it was a wish that was always true and therefore, false;
but to keep things simple in this simple poem
that i would’ve written, let’s just say
time is the only essential ingredient for promises,
and we’ll see why it’s so important for this poem.

                             When the child reaches the roof, it is dusk still.
                             He wonders if it hasn’t been too long
                             since the dusk had begun; he wonders will
                             the dusk go on till it’s again dawn?
                             He picks up the thread, ties it to the kite,
                             and glides it to the breeze once again.
                             He watches it soar into the rain, dry forever,
                             just like the butterfly that flies beside him;
                             he watches the red coloured butterfly fly, jubilant,
                             unperturbed by the falling raindrops. He smiles,
                             and then, looking up once again, he finds
                             at the other end of the thread that he holds in his hand
                             in the half-darkened azure sky, it’s not his kite that’s attached
                             but gliding effortlessly, near the clouds,
                             is the corpse man.

is it your heartbeat that i hear?
do you hear it too?
are we coming close to the word i gave you?
will the rain make you dance like it had in the past?
it always did; like the last time, will it last
until the very end, my dear?

                             The child who knows neither dance nor fear
                             keeps staring at the corpse man floating in the sky.
                             He wonders what happened to his kite;
                             how will he retrieve it if he doesn’t know where it went?
                             But he can’t take his eyes off the corpse man.
                             He had never seen anything like it before,
                             and perhaps, will not be seeing anything as amazing in the near future,
                             when from behind the clouds he sees a woman
                             gliding forth towards the corpse man; she swims
                             as if the skies were her swimming pool.

my dear, do you remember the afternoon
you had come into my room shouting my name
and I hushed you saying i was writing a poem;
you were disturbing my thoughts, i said;
you had said nothing, but wept.
they say we are born
just as many times as we die.
that afternoon had been a birth for me. and a death.
do you remember, my dear?
the afternoon.

                             The child watches as the woman comes gliding
                             towards the corpse man,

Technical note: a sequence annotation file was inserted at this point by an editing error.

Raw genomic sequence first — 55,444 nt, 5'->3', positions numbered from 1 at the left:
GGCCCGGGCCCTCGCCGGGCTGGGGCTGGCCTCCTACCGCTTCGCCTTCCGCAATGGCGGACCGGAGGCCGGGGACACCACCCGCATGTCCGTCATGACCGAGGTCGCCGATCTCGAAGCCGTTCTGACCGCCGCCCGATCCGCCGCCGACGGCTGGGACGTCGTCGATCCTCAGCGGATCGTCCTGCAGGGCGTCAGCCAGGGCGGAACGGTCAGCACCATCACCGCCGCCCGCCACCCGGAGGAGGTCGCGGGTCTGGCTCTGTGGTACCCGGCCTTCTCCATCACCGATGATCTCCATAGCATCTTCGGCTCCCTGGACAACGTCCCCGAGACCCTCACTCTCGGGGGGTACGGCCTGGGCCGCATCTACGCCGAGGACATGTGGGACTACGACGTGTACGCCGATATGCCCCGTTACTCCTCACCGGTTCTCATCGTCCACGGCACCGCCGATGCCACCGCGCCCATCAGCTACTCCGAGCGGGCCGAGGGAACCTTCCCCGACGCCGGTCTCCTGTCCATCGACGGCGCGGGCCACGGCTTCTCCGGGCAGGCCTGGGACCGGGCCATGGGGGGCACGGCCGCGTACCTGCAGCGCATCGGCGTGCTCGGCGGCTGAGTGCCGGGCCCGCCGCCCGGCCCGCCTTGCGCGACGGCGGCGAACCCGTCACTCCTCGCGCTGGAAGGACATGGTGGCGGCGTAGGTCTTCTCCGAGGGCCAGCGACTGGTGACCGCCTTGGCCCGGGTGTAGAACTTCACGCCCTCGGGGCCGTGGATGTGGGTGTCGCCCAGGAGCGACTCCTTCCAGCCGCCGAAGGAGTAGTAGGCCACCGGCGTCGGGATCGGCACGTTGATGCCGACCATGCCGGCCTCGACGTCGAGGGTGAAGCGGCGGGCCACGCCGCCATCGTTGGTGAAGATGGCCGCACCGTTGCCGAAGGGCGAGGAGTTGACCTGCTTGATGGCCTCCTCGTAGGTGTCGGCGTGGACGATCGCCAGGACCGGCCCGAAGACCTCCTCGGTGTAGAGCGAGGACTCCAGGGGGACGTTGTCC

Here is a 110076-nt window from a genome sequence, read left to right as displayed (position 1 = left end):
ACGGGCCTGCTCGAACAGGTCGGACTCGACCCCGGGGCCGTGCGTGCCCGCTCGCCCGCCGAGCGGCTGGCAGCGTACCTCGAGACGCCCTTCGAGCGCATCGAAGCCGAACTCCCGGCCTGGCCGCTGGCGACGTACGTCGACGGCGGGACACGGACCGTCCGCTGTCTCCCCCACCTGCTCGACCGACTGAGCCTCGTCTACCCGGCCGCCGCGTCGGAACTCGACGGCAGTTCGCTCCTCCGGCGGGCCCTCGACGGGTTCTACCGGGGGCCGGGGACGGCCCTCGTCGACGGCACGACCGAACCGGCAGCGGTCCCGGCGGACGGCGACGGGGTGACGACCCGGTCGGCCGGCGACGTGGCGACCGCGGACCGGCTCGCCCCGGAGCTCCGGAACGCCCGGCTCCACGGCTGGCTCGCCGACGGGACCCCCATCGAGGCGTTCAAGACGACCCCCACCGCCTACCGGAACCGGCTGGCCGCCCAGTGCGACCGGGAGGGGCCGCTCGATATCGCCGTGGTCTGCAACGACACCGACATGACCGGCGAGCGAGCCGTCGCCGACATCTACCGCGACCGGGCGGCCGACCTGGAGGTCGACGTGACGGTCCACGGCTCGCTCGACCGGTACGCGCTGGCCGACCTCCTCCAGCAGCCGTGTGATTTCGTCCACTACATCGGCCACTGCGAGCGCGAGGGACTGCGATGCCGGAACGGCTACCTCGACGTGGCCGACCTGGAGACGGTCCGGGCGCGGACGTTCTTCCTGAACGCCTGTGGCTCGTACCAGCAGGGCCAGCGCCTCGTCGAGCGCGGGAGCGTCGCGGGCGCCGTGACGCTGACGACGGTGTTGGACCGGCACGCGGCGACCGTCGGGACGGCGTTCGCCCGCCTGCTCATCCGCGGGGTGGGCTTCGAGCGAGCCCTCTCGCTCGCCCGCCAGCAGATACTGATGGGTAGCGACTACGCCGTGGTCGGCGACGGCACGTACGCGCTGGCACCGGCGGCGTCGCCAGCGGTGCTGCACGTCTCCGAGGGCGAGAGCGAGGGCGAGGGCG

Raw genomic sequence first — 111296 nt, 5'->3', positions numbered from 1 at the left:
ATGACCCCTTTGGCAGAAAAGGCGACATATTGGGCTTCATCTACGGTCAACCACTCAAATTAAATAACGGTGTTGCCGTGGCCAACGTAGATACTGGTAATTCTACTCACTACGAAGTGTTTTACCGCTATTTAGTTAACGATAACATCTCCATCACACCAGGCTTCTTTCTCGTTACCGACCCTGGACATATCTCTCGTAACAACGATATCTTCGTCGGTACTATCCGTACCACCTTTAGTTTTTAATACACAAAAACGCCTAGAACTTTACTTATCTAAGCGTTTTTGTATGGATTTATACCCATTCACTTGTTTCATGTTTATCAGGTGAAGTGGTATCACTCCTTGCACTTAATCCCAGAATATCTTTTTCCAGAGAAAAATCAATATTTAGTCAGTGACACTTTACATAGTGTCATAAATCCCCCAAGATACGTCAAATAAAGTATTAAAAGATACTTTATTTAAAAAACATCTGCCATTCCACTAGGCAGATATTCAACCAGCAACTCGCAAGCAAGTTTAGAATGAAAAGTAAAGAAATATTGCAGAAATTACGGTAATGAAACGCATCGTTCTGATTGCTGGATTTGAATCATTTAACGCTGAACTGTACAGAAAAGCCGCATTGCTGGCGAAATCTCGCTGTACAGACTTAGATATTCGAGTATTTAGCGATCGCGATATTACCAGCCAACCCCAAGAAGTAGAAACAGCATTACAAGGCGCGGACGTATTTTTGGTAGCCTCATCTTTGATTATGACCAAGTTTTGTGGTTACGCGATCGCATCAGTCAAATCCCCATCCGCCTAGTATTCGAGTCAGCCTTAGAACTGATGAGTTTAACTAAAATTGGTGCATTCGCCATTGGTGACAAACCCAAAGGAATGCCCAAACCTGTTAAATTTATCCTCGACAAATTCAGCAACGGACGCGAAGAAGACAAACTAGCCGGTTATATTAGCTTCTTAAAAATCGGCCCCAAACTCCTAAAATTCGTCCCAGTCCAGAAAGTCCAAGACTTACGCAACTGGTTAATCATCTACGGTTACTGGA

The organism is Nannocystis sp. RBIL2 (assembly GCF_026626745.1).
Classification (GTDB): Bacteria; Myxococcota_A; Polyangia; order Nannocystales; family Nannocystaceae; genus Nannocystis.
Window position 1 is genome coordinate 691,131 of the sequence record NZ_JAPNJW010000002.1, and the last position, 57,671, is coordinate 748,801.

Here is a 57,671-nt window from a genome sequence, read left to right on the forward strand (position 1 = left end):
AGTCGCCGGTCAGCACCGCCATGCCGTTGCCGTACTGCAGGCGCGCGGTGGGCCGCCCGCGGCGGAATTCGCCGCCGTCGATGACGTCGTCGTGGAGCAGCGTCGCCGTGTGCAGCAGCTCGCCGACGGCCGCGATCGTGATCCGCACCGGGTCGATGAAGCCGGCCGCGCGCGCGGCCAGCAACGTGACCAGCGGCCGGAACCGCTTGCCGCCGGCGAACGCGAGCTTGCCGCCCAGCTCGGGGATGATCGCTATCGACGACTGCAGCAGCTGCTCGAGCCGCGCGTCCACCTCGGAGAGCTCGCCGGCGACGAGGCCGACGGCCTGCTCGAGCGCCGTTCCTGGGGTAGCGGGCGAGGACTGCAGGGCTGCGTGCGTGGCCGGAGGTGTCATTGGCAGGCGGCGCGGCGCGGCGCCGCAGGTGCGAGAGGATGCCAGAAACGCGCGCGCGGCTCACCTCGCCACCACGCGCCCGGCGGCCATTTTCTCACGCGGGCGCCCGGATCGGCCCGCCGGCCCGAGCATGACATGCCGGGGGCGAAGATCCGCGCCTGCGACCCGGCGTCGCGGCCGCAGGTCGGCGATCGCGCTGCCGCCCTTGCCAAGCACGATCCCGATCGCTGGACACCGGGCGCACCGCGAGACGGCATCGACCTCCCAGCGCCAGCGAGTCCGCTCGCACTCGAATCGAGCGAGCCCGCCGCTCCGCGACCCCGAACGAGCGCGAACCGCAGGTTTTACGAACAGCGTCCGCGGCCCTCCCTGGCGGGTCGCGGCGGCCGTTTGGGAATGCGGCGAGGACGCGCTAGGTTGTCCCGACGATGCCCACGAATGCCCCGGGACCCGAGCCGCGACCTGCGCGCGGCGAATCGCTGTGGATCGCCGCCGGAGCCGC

she circles around him a few times, and then,
                             holds him in her arms. And weeps.

i don’t blame.
the bombs that fell in the schools of innocence
like some kite had snapped its thread while flying.
i don’t blame.
the butterfly that sat on our child’s coffin
for parents never expect to see it.
i don’t blame.
the rains that fell too for the next few evenings
trying its best to make you dance again
but failing over and over again.
i don’t blame.
your heart that became unusually quiet
a few days later.
i don’t blame.
the complicated images that ran through my head
always, over and over again.
i don’t blame.
readers, who shall never read.
i don’t blame.

i had promised you
while i still had your heart
that i shall write a simple poem, one day;
a poem that’ll become a butterfly and fly away
from the sheet of paper on which i’d write it,
and bring us back our child, to you and me.
i spent years writing;
filled pages, notebooks, ears and brains,
but couldn’t write the simple poem.

so, this dusk i shall sit to write the promised words;
the simple poem
that’ll bring our child back to us,
and i know, like every time before,
i shall fail this time too.
at the end of the endless field,
i shall sit on a chair
waiting for words to weave a simple poem,
and i know, words won’t come,
for i know, words don’t come;
all that’s simple is synonymous to the dead.
how i’d long to be simple again
if not through words, at least, by death;
i’ll fall from the chair to the green grasses below,
lying, sleeping, uncomplicated.
i wonder if one of my poems
shall learn to write itself, after i’m dead,
and turn into a butterfly to fly away. and

this poem will begin from here.


Abhishek Sengupta is imaginary. Mostly, people would want to believe that he writes fiction & poetry which borders on Surrealism and Magical Realism, and is stuck inside a window in Kolkata, India, but he knows none of it is true. He doesn’t exist. Only his imaginary writing does, and have appeared or are forthcoming in Outlook Springs, Thrice Fiction99 Pine StreetKaaterskill Basin Literary Journal, and others. If you’re gifted, you may also imagine him in Twitter @AbhishekSWrites or in his hypothetical website –